Studies differ on the percentage of penetration rates by shared autonomous vehicles, and until now agree that 100% will not be accomplished for at least the next 30 years (Narayanan et al., 2020). According to their study some might even suggest that privately owned vehicles continue to exist. For example, loss aversion will be hindering the transit towards shared mobility. Results from those studies contradict one another, since “61% of the respondents prefer ride–sharing shared autonomous vehicles over private autonomous vehicles,”(Stoiber et al., 2019). Research by Narayanan et al. (2020) classifies the shared mobility solution into car-sharing, ride-sharing and mixed systems. It can reduce costs, usage, ownership, kilometres travelled and at the same time provide convenience.

According to Wintersberger et al. (2019) high acquisition costs of autonomous vehicles will favour sharing the vehicle and will provide better mobility at a lower cost. It would enable new business models, with subscription options on a monthly or shared pay-by-the-mile bases. The state sharing vehicles could reduce ownership up to forty-three percent. This is also highlighted by Merfeld, Wilhelms, Henkel, et al., (2019) who in their paper share the thoughts of experts who think private autonomous vehicles need to be successful first, before carsharing will lift off. Yet another expert argues that since autonomous vehicles will be expensive, it is more likely to see fewer private autonomous vehicles and more use in carsharing, enabling a new form of mobility.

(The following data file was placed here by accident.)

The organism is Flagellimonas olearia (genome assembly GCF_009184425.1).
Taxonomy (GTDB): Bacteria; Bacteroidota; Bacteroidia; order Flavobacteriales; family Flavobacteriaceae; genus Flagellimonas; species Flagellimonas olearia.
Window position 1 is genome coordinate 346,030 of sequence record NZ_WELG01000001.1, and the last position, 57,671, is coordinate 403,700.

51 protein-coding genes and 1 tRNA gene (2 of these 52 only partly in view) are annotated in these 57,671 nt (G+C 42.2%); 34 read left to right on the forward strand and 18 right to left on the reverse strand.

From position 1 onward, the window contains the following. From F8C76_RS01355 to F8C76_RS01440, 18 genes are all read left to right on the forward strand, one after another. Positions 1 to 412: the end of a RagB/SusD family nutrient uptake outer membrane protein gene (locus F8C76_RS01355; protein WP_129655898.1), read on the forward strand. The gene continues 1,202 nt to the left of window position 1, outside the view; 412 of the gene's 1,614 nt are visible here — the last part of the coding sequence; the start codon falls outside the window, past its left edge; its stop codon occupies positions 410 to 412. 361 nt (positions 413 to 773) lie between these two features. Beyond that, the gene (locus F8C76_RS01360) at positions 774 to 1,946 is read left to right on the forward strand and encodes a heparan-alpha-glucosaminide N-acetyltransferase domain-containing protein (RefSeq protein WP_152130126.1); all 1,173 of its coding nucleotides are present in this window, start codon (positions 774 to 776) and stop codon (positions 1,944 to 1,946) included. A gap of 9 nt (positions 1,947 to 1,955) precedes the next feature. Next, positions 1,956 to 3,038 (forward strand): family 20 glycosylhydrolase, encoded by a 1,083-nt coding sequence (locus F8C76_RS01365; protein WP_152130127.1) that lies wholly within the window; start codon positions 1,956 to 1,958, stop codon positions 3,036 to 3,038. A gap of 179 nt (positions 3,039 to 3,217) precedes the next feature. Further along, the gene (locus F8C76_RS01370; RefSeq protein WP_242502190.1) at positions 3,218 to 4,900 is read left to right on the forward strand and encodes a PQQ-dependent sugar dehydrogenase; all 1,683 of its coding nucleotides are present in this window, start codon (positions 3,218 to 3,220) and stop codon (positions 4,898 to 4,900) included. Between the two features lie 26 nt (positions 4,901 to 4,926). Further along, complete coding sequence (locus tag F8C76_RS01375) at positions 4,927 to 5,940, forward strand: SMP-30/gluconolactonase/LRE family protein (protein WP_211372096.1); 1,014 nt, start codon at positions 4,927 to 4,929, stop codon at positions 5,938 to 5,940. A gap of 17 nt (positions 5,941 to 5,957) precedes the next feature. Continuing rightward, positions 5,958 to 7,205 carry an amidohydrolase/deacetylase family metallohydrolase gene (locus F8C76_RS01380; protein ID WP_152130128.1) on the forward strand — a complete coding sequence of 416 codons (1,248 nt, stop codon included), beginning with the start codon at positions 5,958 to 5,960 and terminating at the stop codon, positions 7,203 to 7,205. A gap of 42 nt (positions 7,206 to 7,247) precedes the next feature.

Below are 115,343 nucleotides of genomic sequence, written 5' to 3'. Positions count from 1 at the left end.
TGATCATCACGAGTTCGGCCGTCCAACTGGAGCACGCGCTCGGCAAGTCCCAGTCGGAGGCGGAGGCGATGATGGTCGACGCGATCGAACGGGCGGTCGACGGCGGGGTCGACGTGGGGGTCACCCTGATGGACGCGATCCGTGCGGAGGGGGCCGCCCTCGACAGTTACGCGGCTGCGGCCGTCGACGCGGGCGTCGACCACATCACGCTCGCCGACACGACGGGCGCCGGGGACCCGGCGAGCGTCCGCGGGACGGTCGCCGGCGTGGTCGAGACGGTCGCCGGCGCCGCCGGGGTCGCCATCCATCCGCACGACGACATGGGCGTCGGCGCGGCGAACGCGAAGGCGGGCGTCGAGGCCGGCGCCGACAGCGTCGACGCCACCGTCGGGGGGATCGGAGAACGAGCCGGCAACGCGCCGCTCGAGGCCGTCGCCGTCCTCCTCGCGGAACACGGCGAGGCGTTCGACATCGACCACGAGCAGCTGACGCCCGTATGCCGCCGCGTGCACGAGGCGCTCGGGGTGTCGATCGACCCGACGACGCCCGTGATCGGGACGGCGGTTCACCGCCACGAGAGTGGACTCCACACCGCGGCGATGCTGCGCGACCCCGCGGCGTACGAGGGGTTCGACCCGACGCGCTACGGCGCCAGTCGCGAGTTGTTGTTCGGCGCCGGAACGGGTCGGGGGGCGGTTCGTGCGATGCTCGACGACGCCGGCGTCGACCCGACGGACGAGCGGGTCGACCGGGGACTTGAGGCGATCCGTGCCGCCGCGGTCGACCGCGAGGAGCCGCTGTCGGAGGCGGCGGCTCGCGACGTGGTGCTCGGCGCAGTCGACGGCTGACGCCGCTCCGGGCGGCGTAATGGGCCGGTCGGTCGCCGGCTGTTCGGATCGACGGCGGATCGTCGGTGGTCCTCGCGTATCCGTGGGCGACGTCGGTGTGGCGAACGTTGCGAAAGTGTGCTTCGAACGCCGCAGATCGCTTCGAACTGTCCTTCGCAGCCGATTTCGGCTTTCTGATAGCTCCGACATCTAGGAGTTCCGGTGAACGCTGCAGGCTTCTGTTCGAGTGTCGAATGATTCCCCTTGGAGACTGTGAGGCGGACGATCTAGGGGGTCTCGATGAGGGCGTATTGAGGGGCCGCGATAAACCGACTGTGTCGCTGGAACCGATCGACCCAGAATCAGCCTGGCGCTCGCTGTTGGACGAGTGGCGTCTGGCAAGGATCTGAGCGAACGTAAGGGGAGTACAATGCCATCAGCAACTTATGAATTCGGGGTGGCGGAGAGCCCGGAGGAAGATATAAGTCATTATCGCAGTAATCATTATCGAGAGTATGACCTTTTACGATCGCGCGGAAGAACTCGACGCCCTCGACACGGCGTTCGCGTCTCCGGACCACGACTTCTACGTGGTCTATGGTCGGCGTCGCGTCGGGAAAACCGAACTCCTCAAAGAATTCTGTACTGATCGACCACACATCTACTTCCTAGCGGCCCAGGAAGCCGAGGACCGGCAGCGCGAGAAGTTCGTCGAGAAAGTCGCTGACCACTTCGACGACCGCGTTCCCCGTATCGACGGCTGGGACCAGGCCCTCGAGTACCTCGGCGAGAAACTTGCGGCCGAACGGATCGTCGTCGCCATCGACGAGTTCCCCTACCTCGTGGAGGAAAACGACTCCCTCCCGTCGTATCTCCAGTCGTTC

H3. Type of ownership positively influences the impact of motivational drivers and barriers on the usage intentions of autonomous vehicles.



Recently, a great number of studies have researched the willingness-to-pay, user acceptance, attitudes and perceptions towards electric vehicles, hybrid vehicles, alternative fuelled vehicles and autonomous vehicles (Hohenberger et al., 2016; Kyriakidis et al., 2015; Larson et al., 2015; Tsouros & Polydoropoulou, 2020; Zmud et al., 2016). They tested the relationship between personality traits and the willingness to purchase a type of vehicle. For example, people who idolize cars or see them as an indicator of prestige, are more likely to purchase a conventional vehicle over an alternative fuelled vehicle (Tsouros &

Polydoropoulou, 2020).

Research by Zmud et al. (2016) argues that while it is possible to research a person’s intent to use an autonomous vehicle, its actual usage behaviour can only be measurable when the technology becomes available. Although desire for control was insignificant according to their test results, perceived safety benefits and privacy are when it comes to usage intention. The study by Lee et al. (2019) points out that perceived risk influences usage intentions of autonomous vehicle, due to external factors such as system errors. Since users of autonomous vehicles are only involved in a few aspects of driving, they are hardly responsible for any accidents that occur. Their results also indicate that usage intentions are influenced by the perceived usefulness of autonomous vehicles.